As far as saving on auto insurance, there are at least some things you can do. First and foremost, have good credit and a clean driving record. If you get a ticket, fight it. The ticket itself may only cost a hundred or two, but the increased insurance premiums could cost more than that on an annual basis for five years or more. Some states are better than others for this. I know people in states where they’ve been able to lawyer up and get out of anything and everything up to and including alcohol related stuff. In other states, it’s not even worth trying. Do your research and find out which your state is and act accordingly.

Definitely shop around with your policy. The rule of thumb is to do it every other year, but with as much as I’m paying, I’m doing it every single year until further notice. Loyalty definitely doesn’t seem to be rewarded at all as most insurers raise your rates each and every year now. About the only exception I’m aware of is USAA. If you are eligible to do business with them, thank your lucky stars and do so! I’ve heard nothing but good things. I’ve also heard good things about Amica, although every time I’ve gotten a quote from them it’s been way out of the ballpark so who knows. But most insurance companies are the same basic “charge sky high premiums, then forget your wallet when it comes time to pay the bill” scams operations.

At least by shopping around, you know you’re not getting totally screwed. Ask for the longest term you can get (usually it’s either a year or six months) since if you don’t, you’re effectively financing your annual premium and the interest rate is not low. Also, you can raise your deductibles to the max. Usually it’s only $1000 though, which limits the premium difference it makes. My attitude is that most accidents involve replacing a bumper, which is going to cost about $1000. I’m not going to make a claim and send my premiums into the stratosphere so the insurance company will hem and haw and finally grudgingly pay out five hundred bucks. No thanks. So I’d be paying the first thousand regardless in the event of a serious accident.

That’s another thing to keep in mind with insurance. Don’t make a claim if you don’t have to. Much like with buying extended warranties, you are extremely unlikely to come out ahead in the long run. If you do, you’re one of the lucky (although also extremely unlucky in another way of thinking) few. Think about it. If the insurance company (and warranties are sold by them as well) pays out more than it takes in, it goes out of business. So in most cases, you’re going to have to fight for every dollar. If the scope of the situation gets big, make sure the insurance company knows you will involve an attorney if you need to. And don’t be afraid to follow through with that either. Someone needs to keep the bastards honest.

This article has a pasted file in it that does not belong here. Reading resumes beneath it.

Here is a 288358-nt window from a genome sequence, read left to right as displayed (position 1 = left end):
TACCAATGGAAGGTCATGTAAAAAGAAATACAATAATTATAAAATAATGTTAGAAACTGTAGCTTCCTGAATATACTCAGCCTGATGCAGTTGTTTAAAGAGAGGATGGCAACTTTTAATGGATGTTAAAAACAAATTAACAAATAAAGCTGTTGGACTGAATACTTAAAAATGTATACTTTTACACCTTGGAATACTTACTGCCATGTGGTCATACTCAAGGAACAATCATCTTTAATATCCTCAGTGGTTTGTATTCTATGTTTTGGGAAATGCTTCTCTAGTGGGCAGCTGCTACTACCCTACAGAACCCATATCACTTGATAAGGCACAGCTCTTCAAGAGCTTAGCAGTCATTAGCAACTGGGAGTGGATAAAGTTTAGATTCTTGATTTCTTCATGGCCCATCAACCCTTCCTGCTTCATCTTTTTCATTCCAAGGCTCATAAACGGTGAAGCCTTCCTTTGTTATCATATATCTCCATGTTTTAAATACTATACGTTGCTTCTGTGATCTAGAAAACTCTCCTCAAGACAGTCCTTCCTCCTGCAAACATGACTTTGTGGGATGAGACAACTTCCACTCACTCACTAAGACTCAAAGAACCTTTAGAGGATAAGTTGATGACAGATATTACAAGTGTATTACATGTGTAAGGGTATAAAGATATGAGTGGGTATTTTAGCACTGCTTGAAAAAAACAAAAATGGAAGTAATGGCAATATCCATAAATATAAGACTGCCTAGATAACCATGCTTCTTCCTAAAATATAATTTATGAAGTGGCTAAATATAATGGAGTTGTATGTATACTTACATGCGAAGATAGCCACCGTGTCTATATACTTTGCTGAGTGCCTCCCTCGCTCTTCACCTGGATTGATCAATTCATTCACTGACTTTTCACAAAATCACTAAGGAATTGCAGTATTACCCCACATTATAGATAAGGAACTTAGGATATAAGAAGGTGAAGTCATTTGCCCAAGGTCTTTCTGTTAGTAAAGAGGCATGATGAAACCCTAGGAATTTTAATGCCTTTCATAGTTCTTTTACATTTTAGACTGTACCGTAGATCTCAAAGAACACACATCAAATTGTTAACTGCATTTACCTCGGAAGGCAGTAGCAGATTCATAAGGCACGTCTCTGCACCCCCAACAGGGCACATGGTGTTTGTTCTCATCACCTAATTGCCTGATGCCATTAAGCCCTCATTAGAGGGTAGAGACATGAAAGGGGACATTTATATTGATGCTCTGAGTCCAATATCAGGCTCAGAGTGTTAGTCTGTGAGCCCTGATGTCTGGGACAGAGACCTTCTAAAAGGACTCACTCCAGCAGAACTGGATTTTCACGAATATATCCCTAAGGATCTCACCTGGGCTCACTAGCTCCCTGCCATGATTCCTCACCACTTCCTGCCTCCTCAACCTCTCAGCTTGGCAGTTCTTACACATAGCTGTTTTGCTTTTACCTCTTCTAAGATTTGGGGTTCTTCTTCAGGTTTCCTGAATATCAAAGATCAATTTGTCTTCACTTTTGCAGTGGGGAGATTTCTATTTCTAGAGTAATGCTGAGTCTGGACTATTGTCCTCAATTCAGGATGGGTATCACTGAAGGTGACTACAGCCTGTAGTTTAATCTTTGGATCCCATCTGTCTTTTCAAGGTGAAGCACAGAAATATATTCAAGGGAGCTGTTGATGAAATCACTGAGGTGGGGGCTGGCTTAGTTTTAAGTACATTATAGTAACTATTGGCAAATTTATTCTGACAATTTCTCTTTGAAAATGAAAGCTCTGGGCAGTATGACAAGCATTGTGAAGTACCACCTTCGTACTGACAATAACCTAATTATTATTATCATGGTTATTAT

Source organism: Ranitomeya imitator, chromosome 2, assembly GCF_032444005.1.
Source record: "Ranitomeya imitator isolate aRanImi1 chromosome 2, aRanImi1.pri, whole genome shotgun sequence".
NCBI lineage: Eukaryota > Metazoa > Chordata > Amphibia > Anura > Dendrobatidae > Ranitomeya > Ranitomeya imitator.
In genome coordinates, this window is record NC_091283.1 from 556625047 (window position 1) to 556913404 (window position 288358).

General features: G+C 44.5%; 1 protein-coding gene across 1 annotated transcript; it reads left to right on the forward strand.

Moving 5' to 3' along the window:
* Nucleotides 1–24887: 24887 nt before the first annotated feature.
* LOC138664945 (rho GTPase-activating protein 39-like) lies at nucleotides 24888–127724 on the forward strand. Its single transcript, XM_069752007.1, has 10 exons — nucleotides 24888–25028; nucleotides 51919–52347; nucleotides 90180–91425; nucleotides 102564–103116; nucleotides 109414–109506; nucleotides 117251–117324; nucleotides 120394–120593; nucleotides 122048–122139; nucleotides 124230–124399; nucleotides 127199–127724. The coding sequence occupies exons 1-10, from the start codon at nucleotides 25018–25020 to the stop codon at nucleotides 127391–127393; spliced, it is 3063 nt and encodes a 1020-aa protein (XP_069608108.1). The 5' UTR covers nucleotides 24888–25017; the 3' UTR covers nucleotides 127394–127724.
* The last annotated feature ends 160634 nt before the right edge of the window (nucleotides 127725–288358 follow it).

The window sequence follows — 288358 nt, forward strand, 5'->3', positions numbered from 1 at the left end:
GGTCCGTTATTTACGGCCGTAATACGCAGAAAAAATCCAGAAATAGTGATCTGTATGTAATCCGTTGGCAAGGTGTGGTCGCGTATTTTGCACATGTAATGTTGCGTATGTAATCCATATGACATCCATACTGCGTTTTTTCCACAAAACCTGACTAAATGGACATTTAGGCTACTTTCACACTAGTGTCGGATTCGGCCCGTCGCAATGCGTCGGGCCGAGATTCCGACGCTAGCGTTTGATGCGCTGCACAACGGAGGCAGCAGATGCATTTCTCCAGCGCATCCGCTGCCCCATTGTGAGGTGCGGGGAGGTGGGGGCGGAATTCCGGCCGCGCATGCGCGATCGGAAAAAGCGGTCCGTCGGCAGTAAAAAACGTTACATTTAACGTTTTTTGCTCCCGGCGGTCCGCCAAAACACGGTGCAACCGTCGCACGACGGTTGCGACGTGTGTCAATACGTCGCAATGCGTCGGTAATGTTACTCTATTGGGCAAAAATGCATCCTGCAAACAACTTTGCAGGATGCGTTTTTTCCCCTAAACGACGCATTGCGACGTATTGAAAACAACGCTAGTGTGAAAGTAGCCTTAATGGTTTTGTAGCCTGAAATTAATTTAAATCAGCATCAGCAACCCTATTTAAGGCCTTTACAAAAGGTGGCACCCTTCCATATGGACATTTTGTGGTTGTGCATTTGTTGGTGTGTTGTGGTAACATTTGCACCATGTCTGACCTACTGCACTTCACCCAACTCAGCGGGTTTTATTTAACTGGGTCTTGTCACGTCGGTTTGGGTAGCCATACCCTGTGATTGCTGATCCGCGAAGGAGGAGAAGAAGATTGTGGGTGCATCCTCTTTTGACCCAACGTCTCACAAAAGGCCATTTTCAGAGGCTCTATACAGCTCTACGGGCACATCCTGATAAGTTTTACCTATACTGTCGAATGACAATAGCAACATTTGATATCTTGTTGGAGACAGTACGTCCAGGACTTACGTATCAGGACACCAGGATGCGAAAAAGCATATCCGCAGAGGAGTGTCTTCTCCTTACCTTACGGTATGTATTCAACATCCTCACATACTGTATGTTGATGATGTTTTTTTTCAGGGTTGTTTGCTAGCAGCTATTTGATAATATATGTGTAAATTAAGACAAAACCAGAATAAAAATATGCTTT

I saved the least important type of insurance for last, at least if you’re a renter. Most renters insurance I’ve ever had has included roughly $30k for personal property, which is enough for almost any apartment dweller, and has cost about a hundred bucks a year – yes, even in the insurance hell that is Houston. Usually I just get it as an add on with whatever auto insurance company I’m going with that year. Of course, it is much more significant if you are getting homeowners insurance since you’re insuring the exterior of the building as well. And if you live in a hurricane area like Houston, suck it up and pay for the flood insurance. In case you haven’t been paying attention for many years now, new storms “make history” on a very regular basis. Don’t assume you are safe just because the flooding didn’t reach your area in the past. People have literally lost their homes for doing exactly that.

If it hasn’t come through in the tone of this post, I fucking hate insurance. It is one of the only industries besides politics that makes finance look ethically upstanding. I get that there are problem customers like in anything else, but for the vast majority of us, this is going to amount to decades and decades of donating money to for profit entities. But if you keep an eye on them, both when making sure you’re paying a competitive premium, and when actually making claims, you can at least keep the bleeding from turning into hemorrhaging.

Sorry For the Lack of Posts This Week

I know I’ve been a little quiet. If I were Elon Musk, I would tell you I’m currently in “production hell.” However, I’m not an eccentric billionaire doing all I can to change the world. I’m just your garden variety finance guy working as hard as I can to mitigate the damage of the early, but already devastating stages of our latest and long overdue recession while also trying to somehow continue to find and close new business, run my growing side business, continue my flying lessons, and do what I can to be there for some very dear friends who are going through some difficult times in their lives. These are all such high priorities that I’m not willing to compromise on any of them. So it has been all I can do to keep up this week and I’ve chosen to let this blog slip over losing sleep or letting my workout schedule be affected.

However, I’m going to do all I can to get back on top of everything this weekend and free up some time to get back to my regular posting schedule next week. For anyone who has been following my blog, I appreciate your interest and patience during this chaotic time. I’ve committed myself to keeping this blog going for at least a full year and I have no intention of going back on that. See ya’ll soon!